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Bikers tour stops in BG

Whether it be through blistering heat, sheets of rain or impenetrable wind, a group of young Americans have traveled across the United States with the goal of educating citizens on their rights as voters.

And the coolest part is they rode bicycles.

Starting from Portland, Ore., on Aug. 12, Bikes For Democracy has already traveled over 3,000 miles out of a total 3,600 mile trip; with the destination of Washington, D.C. set for a week after the Nov. 2 election.

The group rode into Bowling Green on Monday afternoon, the final day of voter registration in the state of Ohio. With a goal of 2,004 registrants across the country, BFD was about 50 voters shy with time running out.

Without hesitation the group made its way onto the BGSU campus and surpassed its goal of 2,004, collecting over 100 new registrants within an hour.

The concept for BFD was first conceived in Nov. 2003. Two of the original members — Mike Sowiski of Buffalo, NY and Brianna Cayo-Cotter of Washington, D.C. — were just hanging out together, discussing how upset they were to know that only half the U.S. population voted in 2000.

“Brianna and I were doing what a lot of people our age do, we were sitting around and complaining, and we realized that we wanted to do something creative and positive instead,” Sowiski said. “We wanted to bike for something, not against something. We’ve talked for years about biking across the country, but never thought we could afford it or find the time. This seemed to be a good window in our lives to make the commitment.”

Originally consisting of just five riders, BFD has generated such a popular following through both word-of-mouth and the Internet that five more people joined up with the group during stops in Madison, Wis., and Minneapolis, Minn.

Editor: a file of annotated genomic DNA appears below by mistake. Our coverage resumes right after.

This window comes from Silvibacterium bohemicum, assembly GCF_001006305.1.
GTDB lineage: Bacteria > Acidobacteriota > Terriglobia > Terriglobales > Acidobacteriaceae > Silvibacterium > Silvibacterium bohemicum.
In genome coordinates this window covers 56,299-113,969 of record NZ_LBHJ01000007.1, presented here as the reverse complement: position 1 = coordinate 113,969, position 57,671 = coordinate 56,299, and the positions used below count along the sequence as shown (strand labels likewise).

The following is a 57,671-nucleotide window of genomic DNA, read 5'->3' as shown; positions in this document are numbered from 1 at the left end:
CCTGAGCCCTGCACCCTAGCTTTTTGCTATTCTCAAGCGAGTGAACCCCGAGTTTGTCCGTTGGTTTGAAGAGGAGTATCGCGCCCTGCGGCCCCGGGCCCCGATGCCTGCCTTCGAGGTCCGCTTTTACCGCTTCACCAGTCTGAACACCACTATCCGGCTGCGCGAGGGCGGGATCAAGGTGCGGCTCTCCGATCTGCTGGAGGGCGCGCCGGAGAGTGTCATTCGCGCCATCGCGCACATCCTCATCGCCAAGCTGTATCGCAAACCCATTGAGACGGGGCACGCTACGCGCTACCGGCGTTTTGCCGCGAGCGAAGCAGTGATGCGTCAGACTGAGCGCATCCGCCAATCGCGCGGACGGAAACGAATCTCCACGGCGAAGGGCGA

Now traveling 10-strong on their way to the nation’s capitol, BFD has riders from the following states: New Jersey, Pennsylvania, Maine, New York, Maryland, Oregon, Texas and Massachusetts.

Twenty-year-old Lauren Kanner learned about Bikes For Democracy through an Internet web site and decided to join the ride in Minneapolis.

“Registering voters, making sure their votes counted and making sure voters were informed … those values really attracted me to the group,” she said. “And I really love biking as well.”

Along with the five new members who joined BFD midway through the trip, countless other Americans have joined the group for brief trips on a two-wheeler.

“We’ve had a lot of people who joined on for day-rides, or a lot would guide us out of cities,” Cayo-Cotter said. “Our first ever guest rider was a 10-year-old girl in Wayland, Wash.”

“A guy running for Secretary of State in North Dakota joined us for an 80-mile ride,” she said. “He was a serious biker, and he taught us how to ride in pace lines and all this other stuff. It’s been a really unexpected and exciting part of the trip.”

The bikers shared some interesting facts this past Monday night at Grounds for Thought with an audience who gathered to hear their stories.

One was the open-arms voting policy that citizens living in North Dakota benefit from. Residents of the state only have to show up to the polls on election day and present proof of residency in order to vote. If they do not bring a utilities bill or other document with them, then a neighbor in the community can vouch for the person’s proof of residency.

According to the members of BFD, North Dakota was the first state to create voter registration forms, and the only state right now that doesn’t have a voter registration process. North Dakota also happens to have the highest voter turnout in the country.

“At first they created [registration] to help facilitate the process and found that later it became a barrier so they took it out,” Sowiski said.